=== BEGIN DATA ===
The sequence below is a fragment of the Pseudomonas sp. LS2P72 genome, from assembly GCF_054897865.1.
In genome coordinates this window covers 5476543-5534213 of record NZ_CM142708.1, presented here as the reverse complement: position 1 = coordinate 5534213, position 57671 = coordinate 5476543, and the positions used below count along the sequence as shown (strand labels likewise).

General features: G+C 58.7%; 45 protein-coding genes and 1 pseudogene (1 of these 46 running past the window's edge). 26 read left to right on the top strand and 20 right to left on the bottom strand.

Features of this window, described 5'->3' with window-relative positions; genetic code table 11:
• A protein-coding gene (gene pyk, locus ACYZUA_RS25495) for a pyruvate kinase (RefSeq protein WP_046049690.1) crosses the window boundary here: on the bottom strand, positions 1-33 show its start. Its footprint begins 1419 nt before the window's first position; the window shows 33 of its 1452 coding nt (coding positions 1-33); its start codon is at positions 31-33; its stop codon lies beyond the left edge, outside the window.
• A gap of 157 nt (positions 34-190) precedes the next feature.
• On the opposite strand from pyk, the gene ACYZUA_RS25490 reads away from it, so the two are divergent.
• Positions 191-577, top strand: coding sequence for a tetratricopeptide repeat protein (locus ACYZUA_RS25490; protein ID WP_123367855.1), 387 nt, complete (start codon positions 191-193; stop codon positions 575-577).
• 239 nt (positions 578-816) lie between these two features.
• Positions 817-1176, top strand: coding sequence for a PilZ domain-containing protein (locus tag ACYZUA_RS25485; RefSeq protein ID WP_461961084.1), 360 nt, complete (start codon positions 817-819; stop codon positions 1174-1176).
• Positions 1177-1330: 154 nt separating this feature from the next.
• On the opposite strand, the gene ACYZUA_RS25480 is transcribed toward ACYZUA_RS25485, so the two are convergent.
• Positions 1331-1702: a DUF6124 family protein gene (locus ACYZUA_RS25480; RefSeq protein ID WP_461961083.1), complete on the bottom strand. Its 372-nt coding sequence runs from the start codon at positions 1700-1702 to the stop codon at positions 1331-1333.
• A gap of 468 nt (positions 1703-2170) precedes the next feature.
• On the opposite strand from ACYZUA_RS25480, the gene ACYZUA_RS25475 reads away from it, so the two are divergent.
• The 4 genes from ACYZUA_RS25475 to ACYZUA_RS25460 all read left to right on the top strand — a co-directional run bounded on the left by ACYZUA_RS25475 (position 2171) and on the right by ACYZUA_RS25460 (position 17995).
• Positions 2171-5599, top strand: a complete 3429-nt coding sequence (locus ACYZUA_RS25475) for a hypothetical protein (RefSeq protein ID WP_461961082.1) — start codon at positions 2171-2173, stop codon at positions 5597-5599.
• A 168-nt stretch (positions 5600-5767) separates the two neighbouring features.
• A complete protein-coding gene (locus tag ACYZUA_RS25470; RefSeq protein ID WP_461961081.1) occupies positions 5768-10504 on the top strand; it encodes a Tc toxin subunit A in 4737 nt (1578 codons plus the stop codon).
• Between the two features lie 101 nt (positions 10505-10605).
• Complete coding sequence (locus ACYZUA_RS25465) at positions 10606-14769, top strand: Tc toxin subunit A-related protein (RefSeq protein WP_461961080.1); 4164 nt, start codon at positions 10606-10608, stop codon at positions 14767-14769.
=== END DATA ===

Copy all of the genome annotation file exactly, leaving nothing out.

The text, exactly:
The sequence below is a fragment of the Pseudomonas sp. LS2P72 genome, from assembly GCF_054897865.1.
In genome coordinates this window covers 5476543-5534213 of record NZ_CM142708.1, presented here as the reverse complement: position 1 = coordinate 5534213, position 57671 = coordinate 5476543, and the positions used below count along the sequence as shown (strand labels likewise).

General features: G+C 58.7%; 45 protein-coding genes and 1 pseudogene (1 of these 46 running past the window's edge). 26 read left to right on the top strand and 20 right to left on the bottom strand.

Features of this window, described 5'->3' with window-relative positions; genetic code table 11:
• A protein-coding gene (gene pyk, locus ACYZUA_RS25495) for a pyruvate kinase (RefSeq protein WP_046049690.1) crosses the window boundary here: on the bottom strand, positions 1-33 show its start. Its footprint begins 1419 nt before the window's first position; the window shows 33 of its 1452 coding nt (coding positions 1-33); its start codon is at positions 31-33; its stop codon lies beyond the left edge, outside the window.
• A gap of 157 nt (positions 34-190) precedes the next feature.
• On the opposite strand from pyk, the gene ACYZUA_RS25490 reads away from it, so the two are divergent.
• Positions 191-577, top strand: coding sequence for a tetratricopeptide repeat protein (locus ACYZUA_RS25490; protein ID WP_123367855.1), 387 nt, complete (start codon positions 191-193; stop codon positions 575-577).
• 239 nt (positions 578-816) lie between these two features.
• Positions 817-1176, top strand: coding sequence for a PilZ domain-containing protein (locus tag ACYZUA_RS25485; RefSeq protein ID WP_461961084.1), 360 nt, complete (start codon positions 817-819; stop codon positions 1174-1176).
• Positions 1177-1330: 154 nt separating this feature from the next.
• On the opposite strand, the gene ACYZUA_RS25480 is transcribed toward ACYZUA_RS25485, so the two are convergent.
• Positions 1331-1702: a DUF6124 family protein gene (locus ACYZUA_RS25480; RefSeq protein ID WP_461961083.1), complete on the bottom strand. Its 372-nt coding sequence runs from the start codon at positions 1700-1702 to the stop codon at positions 1331-1333.
• A gap of 468 nt (positions 1703-2170) precedes the next feature.
• On the opposite strand from ACYZUA_RS25480, the gene ACYZUA_RS25475 reads away from it, so the two are divergent.
• The 4 genes from ACYZUA_RS25475 to ACYZUA_RS25460 all read left to right on the top strand — a co-directional run bounded on the left by ACYZUA_RS25475 (position 2171) and on the right by ACYZUA_RS25460 (position 17995).
• Positions 2171-5599, top strand: a complete 3429-nt coding sequence (locus ACYZUA_RS25475) for a hypothetical protein (RefSeq protein ID WP_461961082.1) — start codon at positions 2171-2173, stop codon at positions 5597-5599.
• A 168-nt stretch (positions 5600-5767) separates the two neighbouring features.
• A complete protein-coding gene (locus tag ACYZUA_RS25470; RefSeq protein ID WP_461961081.1) occupies positions 5768-10504 on the top strand; it encodes a Tc toxin subunit A in 4737 nt (1578 codons plus the stop codon).
• Between the two features lie 101 nt (positions 10505-10605).
• Complete coding sequence (locus ACYZUA_RS25465) at positions 10606-14769, top strand: Tc toxin subunit A-related protein (RefSeq protein WP_461961080.1); 4164 nt, start codon at positions 10606-10608, stop codon at positions 14767-14769.